What happens when he wins?

I am nothing but anxious about Monday’s debate. I think the most likely outcome is not much movement in the polls, but it seems as though the high-variance possibilities — a Trump rise or a Trump plummet — are entirely within his control. What he has done to American politics may come entirely to bear during the debate: if there’s no common agreement that the debate should be based in fact, what are you really debating? At the same time, I’m not sure how you even fact-check Trump. That’s why people need to stop thinking about the campaign, and really asking themselves: what does the world look like if this guy actually wins?

President Trump’s first term
It seems likely that Donald Trump’s policies would lead to economic unrest: revised trade agreement, emphasis on manufacturing, disruption of immigration and domestic prosecution all seem unlikely to spur growth. But given the lackluster performance of the last eight years, I can understand how people might think anything different is worth trying. What’s most terrifying is the impact of American leadership retreating from the world, and how that vacuum is filled in an increasingly dangerous environment. Trump is a novice, and would easily be exploited by the Chinese and Russians. NATO would splinter, and our declined influence in east Asia and Europe could lead to terrifying results ranging from proliferation to outright war. I understand how many people enjoy the rhetoric: fuck everyone else, America first, let’s kick some ass. But think about how that plays out in practice, and ask yourself: what does the world look like in four years?

Failure of the blue model
In theory, everything about the blue model of governance sounds great. An honest day’s work for everyone, rewarded with a comfortable salary and a pension that ensures a happy retirement, all while the government provides for every essential need and service. Its failure is in practice, and the current pension issues in Oregon provide a terrifying, but clear example. The state’s pension funds are not only woefully underfunded, but the political leadership shows no will to actually resolve these problems: just kick them down the line for when someone else will be in office.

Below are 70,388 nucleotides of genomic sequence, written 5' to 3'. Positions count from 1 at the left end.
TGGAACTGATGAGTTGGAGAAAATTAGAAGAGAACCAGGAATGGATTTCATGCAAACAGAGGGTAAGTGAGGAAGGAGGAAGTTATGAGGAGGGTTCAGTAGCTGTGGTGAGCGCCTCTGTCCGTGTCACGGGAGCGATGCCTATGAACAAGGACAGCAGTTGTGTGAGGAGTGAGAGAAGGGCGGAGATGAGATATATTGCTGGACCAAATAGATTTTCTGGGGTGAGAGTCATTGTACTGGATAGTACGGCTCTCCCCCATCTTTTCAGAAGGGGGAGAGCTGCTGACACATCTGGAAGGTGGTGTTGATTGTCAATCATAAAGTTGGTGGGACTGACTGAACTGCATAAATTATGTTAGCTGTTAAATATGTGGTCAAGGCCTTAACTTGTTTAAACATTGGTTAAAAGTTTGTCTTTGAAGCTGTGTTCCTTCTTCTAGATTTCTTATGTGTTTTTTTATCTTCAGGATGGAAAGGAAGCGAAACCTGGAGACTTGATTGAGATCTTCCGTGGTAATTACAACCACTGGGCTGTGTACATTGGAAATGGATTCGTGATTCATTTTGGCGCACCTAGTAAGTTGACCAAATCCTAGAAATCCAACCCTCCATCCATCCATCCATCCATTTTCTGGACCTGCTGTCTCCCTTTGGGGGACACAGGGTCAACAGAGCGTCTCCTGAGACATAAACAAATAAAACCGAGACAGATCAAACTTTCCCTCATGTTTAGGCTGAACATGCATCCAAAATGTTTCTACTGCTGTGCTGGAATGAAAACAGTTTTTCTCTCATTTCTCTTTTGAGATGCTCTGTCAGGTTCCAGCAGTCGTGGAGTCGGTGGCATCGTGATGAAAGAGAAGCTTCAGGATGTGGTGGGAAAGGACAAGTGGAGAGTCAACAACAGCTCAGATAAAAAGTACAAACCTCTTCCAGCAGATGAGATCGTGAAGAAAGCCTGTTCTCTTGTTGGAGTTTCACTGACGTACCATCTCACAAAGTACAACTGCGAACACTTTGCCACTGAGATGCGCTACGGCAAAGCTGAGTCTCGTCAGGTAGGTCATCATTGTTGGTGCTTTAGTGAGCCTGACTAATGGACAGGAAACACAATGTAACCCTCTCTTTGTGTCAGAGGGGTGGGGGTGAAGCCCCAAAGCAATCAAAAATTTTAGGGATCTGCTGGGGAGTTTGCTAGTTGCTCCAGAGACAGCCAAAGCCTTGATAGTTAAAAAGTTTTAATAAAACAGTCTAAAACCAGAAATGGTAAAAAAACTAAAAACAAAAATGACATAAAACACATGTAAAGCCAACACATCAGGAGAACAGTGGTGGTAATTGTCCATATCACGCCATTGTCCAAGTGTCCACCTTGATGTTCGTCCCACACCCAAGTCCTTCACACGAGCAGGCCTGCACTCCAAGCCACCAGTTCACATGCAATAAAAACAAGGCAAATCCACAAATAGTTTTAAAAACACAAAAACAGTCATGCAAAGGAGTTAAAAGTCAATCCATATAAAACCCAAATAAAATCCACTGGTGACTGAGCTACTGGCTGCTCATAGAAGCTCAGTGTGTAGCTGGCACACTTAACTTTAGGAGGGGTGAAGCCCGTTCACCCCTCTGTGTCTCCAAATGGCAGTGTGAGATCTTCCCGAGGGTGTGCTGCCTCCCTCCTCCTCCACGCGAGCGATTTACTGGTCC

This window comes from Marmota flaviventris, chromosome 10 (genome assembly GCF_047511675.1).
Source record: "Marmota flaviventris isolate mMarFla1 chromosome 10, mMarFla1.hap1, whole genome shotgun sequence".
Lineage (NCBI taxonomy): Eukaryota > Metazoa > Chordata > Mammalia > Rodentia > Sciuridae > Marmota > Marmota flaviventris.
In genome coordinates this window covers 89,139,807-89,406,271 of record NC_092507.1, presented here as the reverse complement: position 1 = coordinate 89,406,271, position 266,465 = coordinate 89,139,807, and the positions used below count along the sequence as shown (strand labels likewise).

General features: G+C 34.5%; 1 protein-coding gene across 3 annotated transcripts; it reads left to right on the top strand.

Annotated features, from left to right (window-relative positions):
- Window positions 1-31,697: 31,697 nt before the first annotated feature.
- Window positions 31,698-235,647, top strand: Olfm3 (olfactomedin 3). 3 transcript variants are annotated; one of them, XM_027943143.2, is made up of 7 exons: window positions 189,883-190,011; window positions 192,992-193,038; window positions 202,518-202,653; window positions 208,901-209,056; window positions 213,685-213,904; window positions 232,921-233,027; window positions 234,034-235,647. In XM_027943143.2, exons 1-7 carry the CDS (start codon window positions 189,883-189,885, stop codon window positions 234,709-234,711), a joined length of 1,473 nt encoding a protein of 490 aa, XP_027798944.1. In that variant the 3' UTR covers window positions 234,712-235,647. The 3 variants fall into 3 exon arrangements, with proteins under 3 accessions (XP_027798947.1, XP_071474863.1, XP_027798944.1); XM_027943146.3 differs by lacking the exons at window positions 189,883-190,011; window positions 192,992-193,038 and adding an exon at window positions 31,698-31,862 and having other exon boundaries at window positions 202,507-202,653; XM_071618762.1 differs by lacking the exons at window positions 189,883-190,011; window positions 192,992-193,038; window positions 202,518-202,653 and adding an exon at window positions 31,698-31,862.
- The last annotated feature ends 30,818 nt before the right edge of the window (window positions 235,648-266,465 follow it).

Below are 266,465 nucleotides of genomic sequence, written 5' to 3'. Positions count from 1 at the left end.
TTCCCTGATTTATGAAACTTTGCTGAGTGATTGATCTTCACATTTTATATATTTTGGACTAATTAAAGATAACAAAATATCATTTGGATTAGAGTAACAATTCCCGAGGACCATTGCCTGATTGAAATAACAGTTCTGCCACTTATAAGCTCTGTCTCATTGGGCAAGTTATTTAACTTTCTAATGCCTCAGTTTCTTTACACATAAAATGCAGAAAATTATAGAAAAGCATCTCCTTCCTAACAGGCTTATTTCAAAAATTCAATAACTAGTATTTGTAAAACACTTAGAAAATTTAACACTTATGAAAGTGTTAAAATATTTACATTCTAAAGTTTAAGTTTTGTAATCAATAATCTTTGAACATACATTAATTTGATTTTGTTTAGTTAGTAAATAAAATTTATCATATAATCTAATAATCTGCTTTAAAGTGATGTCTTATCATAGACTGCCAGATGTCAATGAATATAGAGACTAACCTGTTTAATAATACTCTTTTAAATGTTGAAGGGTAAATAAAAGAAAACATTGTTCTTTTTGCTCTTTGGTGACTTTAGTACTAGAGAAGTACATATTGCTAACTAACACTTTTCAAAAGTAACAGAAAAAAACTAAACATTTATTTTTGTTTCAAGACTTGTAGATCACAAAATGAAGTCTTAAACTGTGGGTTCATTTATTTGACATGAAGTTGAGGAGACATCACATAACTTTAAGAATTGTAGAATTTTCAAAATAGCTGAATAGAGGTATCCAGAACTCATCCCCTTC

Bob Gates speaks — I listen
Today’s leaders are either opportunistic people who move into politics, or young people with brilliance but little wisdom. Bob Gates, alongside other elder statesmen like GHW Bush, represents a lost class of people devoted to public service: capable of thinking about national interest beyond partisan desires. His editorial this week summarizes the many, difficult challenges in foreign policy our next president will face. While he bemoans the lack of seriousness that both the electorate and Hillary Clinton have shown towards them, his scathing comments about Donald Trump are right on the money. The world is too dangerous for Donald Trump to lead it — and that sentiment ought to supersede all others in this election.

The unique challenge of the Trump coalition
The Trump bloc of voters “is a very, very awkward size. It seems to be somewhere between 30 and 40 percent of the electorate, which is big enough that it feels like a majority but small enough that it isn't actually a majority.” The comes courtesy of GWU professor Samuel Goldman, who’s been looking at how the GOP fell to Trump, why movement conservatism might be doomed, and the unfortunate reality of why negotiation and governance might not be in the future no matter what.

Supporting Iran means supporting terrorism
Reality is such that the US will not find a perfect ally in the Middle East any time in the near future. In one respect, this is liberating: it frees the US to think purely about its strategic interests and find partners that best align with them. Which is why the pivot away from Saudi Arabia and toward Iran remains so puzzling. While guilty of every imaginable human rights abuse (alongside Israel, Egypt, and every other country in the region), they have been a consistent partner in America’s interests in economy and security. Iran, on the other hand, continues to undermine the US after the nuclear deal. So why is it that we feel it’s right to continue prioritizing relations with Iran at the expense of the Saudis?